Ferdinand Marcos

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Hiroo Onoda. College student Norio Suzuki, went to Japan and found Major Taniguchi, who was retired from military service and working in a book store. Suzuki took Taniguchi to the island and led him into the jungle, straight to Onoda. Taniguchi told Onoda that Japan lost the war, and ordered him to give up his weapons and surrender to the Filipinos.

No Surrender

Japan engaged in many guerrilla tactics during World War II, sending groups of soldiers deep into remote island locations where they could harass Allied forces. And when the war ended in the 1945, not all of them came out of their hiding spots.

His home was a dense area of rainforest and he lived on the wild coconuts that grew in abundance. His principal enemy was the army of mosquitoes that arrived with each new shower of rain. But for Hiroo Onoda, there was another enemy, one that remained elusive. Unaware that the Second World War had ended 29 years earlier, he was still fighting a lonely guerrilla war in the jungles of the Philippines.

Imagine having to stay in a jungle in enemy territory during the biggest war in human history and your mission is to sabotage their operations. Tough enough? Now imagine also being ordered not to surrender or kill yourself even if you are about to be captured. Now that narrows your odds a lot more, doesn’t it?

Here comes another twist: what if your country loses or surrenders and you are still behind enemy lines?

It was August 9, 1945. An atomic bomb was detonated by the USA over Nagasaki, 3 days after one was dropped over Hiroshima. Two cities & millions of lives reduced to rubble. Japan surrendered a week later, on August 15. World War II had ended.

Hiroo and three others were the only Japanese soldiers left on Lubang Island who hadn’t died or surrendered. They found a leaflet in October saying:

“The war ended on August 15. Come down from the mountains!”

But Hiroo and his companions thought it was propaganda by the allies and continued fighting using guerrilla tactics.

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15-spending-spree-kv003646-w1680-h1117” Steel Butterfly”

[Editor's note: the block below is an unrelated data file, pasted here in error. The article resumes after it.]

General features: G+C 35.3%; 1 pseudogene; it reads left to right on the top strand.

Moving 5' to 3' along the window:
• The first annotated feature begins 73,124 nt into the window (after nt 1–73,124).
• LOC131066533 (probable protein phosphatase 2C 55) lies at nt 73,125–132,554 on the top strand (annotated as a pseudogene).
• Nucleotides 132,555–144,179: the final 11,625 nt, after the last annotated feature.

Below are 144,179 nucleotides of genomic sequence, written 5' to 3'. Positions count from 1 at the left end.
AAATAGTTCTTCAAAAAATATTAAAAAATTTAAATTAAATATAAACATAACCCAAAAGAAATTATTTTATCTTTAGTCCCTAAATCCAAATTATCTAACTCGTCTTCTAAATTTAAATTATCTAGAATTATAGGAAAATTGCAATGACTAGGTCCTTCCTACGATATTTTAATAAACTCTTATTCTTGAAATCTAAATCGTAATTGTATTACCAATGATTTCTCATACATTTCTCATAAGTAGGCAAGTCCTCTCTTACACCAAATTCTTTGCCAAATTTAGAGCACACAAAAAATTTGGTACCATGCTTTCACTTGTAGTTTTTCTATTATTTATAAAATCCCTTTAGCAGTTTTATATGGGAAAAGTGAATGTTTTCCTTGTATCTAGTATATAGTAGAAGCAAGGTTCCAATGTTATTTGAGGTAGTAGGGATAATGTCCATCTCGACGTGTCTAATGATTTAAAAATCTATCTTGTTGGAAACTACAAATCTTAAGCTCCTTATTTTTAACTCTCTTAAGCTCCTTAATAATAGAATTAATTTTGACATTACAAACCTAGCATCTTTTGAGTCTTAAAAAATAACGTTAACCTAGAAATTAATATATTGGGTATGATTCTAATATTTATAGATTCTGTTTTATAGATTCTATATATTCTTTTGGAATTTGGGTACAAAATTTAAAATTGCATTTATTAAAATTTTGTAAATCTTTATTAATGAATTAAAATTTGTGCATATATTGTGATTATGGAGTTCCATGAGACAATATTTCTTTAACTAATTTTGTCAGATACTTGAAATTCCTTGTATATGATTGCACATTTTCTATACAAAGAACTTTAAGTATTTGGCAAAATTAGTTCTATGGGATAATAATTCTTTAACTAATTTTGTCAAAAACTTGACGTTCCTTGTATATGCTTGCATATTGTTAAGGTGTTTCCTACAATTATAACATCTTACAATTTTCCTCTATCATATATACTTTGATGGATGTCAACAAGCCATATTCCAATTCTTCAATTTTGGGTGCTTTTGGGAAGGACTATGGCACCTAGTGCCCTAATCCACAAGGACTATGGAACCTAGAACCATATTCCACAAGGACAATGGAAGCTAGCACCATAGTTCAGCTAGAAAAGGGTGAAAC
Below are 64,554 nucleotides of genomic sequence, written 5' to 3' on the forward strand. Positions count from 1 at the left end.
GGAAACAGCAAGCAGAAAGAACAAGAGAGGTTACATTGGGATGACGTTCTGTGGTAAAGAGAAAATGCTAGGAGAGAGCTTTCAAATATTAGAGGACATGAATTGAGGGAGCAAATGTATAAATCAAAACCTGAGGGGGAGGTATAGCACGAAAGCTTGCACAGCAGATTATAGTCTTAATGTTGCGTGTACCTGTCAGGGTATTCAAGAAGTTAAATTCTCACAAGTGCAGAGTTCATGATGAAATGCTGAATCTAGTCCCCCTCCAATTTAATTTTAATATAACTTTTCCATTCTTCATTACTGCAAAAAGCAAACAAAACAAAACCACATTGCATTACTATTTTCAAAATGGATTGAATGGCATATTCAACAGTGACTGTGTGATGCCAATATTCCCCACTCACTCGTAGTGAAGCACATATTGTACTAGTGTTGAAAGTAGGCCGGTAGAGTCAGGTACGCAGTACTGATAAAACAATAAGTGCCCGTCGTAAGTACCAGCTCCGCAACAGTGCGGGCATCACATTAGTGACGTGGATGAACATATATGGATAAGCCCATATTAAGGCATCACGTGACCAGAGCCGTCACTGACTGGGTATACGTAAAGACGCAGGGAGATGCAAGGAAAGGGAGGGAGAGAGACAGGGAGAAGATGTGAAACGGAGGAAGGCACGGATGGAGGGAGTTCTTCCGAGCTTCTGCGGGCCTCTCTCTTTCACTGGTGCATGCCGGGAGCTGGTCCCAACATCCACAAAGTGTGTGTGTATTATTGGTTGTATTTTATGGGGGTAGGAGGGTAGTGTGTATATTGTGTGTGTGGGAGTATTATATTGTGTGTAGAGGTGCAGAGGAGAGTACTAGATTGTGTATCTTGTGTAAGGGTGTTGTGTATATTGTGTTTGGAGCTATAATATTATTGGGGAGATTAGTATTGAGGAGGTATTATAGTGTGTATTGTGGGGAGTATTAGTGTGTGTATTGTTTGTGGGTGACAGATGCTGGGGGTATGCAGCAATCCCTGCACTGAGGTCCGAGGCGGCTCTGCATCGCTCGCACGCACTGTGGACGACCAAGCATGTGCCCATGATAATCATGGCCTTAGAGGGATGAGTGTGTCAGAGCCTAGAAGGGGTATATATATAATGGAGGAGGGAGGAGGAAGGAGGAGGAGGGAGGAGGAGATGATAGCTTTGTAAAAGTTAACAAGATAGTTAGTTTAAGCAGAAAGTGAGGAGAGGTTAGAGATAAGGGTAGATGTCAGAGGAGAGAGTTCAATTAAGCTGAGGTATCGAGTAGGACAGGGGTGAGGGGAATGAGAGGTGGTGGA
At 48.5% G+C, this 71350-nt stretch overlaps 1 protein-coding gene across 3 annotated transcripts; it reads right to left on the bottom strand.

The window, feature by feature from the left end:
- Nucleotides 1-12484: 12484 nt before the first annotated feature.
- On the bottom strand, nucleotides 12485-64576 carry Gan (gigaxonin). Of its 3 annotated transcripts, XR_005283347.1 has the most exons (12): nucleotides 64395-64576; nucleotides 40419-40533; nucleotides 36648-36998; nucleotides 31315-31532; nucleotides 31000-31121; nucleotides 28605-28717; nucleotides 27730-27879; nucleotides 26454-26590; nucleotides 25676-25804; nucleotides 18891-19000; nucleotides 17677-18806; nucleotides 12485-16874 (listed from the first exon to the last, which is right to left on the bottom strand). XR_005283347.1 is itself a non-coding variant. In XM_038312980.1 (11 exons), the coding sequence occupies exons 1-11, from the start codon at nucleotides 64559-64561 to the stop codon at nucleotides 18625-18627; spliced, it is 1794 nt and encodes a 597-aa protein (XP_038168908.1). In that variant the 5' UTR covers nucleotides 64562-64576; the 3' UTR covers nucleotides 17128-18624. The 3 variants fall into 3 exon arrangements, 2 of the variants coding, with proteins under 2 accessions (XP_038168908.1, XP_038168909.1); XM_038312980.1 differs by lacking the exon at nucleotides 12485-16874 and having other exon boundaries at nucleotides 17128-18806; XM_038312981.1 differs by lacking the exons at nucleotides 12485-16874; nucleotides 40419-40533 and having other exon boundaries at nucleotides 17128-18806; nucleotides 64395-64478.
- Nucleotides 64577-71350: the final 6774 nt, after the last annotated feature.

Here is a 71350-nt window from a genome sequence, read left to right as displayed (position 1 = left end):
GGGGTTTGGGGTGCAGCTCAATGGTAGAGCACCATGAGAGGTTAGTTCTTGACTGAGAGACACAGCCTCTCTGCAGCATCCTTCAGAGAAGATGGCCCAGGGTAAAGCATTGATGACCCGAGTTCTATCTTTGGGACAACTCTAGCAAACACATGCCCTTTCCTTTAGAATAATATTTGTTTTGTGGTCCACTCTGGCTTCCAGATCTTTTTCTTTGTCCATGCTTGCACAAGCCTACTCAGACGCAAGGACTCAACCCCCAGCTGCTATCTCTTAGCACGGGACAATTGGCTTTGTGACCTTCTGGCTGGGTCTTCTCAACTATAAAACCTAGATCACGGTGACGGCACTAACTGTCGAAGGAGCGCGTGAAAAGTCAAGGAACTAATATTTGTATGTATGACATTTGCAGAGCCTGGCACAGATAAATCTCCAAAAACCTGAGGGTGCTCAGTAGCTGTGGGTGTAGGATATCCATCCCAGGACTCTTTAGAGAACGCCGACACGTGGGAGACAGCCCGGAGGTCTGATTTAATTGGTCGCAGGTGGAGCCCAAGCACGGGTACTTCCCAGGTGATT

“They?went into my closets looking for skeletons, but thank God, all they found were shoes, beautiful shoes.”

-Imelda Marcos

The Marcos Regime is primarily known for its brutality and corruption. However, Imelda Marcos is known notoriously for her love of material things and most infamously shoes.

Imelda Marcos, in full Imelda Romu?ldez Marcos, n?e Imelda Remedios Visitacion Romu?ldez (born July 2, 1929, Manila, Philippines) public figure in the Philippines who wielded great power during the 20-year rule of her husband, Pres. Ferdinand Marcos. She remains one of the richest politicians in the Philippines through her collection of clothing, artwork, and jewellry, along with money in offshore bank accounts under the pseudonym “Jane Ryan”. As a result, she has been called a kleptocrat by her critics who accuse her of plunder.

The harsh rule of?Ferdinand?Marcos?and the Marcos regime led to much of the poverty in the?Philippines?and suffering. Yet, Imelda and the presidential?family?hardly suffered. They lived a lavish,?ostentatious,?glamorous, royal?lifestyle?at the expense of their people. Draining most of the funds from the Philippine?government,?Imelda?Marcos purchased extravagantly. Imelda travelled to New York and other?destinations?to buy fashions, high-end jewellery and other luxury items. She visited all of the major palaces and cities of mankind and purchased items left and right. Imelda bought the world’s biggest diamond in 1983. She bought a Michelangelo piece?for three and a half million dollars. In addition, she bought a 26 story?skyscraper?in Manhattan.

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